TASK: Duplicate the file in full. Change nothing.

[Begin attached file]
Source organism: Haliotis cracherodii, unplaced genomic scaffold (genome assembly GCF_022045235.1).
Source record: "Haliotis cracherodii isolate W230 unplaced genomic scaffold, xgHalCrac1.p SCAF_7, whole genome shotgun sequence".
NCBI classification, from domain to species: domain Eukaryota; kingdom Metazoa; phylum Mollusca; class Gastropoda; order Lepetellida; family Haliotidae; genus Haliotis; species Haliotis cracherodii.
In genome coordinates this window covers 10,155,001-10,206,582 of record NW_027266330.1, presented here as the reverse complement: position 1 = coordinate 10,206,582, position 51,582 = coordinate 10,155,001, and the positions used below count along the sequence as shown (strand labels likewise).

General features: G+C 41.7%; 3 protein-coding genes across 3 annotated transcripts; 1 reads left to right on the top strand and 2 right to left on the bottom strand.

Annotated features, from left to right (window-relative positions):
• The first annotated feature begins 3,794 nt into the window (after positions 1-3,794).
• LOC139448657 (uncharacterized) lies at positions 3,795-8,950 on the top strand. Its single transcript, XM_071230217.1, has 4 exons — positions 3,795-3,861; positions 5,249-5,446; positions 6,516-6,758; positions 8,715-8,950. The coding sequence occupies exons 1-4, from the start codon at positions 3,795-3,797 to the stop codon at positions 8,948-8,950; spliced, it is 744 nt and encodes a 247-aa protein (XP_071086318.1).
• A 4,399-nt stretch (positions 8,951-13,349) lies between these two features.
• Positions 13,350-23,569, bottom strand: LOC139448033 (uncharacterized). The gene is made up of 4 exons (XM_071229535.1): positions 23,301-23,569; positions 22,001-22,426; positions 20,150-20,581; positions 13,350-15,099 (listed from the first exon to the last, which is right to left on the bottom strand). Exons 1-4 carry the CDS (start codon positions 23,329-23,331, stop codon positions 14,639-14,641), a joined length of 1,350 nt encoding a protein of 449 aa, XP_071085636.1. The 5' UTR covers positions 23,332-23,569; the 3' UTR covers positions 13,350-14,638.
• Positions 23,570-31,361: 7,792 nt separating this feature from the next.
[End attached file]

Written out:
Source organism: Haliotis cracherodii, unplaced genomic scaffold (genome assembly GCF_022045235.1).
Source record: "Haliotis cracherodii isolate W230 unplaced genomic scaffold, xgHalCrac1.p SCAF_7, whole genome shotgun sequence".
NCBI classification, from domain to species: domain Eukaryota; kingdom Metazoa; phylum Mollusca; class Gastropoda; order Lepetellida; family Haliotidae; genus Haliotis; species Haliotis cracherodii.
In genome coordinates this window covers 10,155,001-10,206,582 of record NW_027266330.1, presented here as the reverse complement: position 1 = coordinate 10,206,582, position 51,582 = coordinate 10,155,001, and the positions used below count along the sequence as shown (strand labels likewise).

General features: G+C 41.7%; 3 protein-coding genes across 3 annotated transcripts; 1 reads left to right on the top strand and 2 right to left on the bottom strand.

Annotated features, from left to right (window-relative positions):
• The first annotated feature begins 3,794 nt into the window (after positions 1-3,794).
• LOC139448657 (uncharacterized) lies at positions 3,795-8,950 on the top strand. Its single transcript, XM_071230217.1, has 4 exons — positions 3,795-3,861; positions 5,249-5,446; positions 6,516-6,758; positions 8,715-8,950. The coding sequence occupies exons 1-4, from the start codon at positions 3,795-3,797 to the stop codon at positions 8,948-8,950; spliced, it is 744 nt and encodes a 247-aa protein (XP_071086318.1).
• A 4,399-nt stretch (positions 8,951-13,349) lies between these two features.
• Positions 13,350-23,569, bottom strand: LOC139448033 (uncharacterized). The gene is made up of 4 exons (XM_071229535.1): positions 23,301-23,569; positions 22,001-22,426; positions 20,150-20,581; positions 13,350-15,099 (listed from the first exon to the last, which is right to left on the bottom strand). Exons 1-4 carry the CDS (start codon positions 23,329-23,331, stop codon positions 14,639-14,641), a joined length of 1,350 nt encoding a protein of 449 aa, XP_071085636.1. The 5' UTR covers positions 23,332-23,569; the 3' UTR covers positions 13,350-14,638.
• Positions 23,570-31,361: 7,792 nt separating this feature from the next.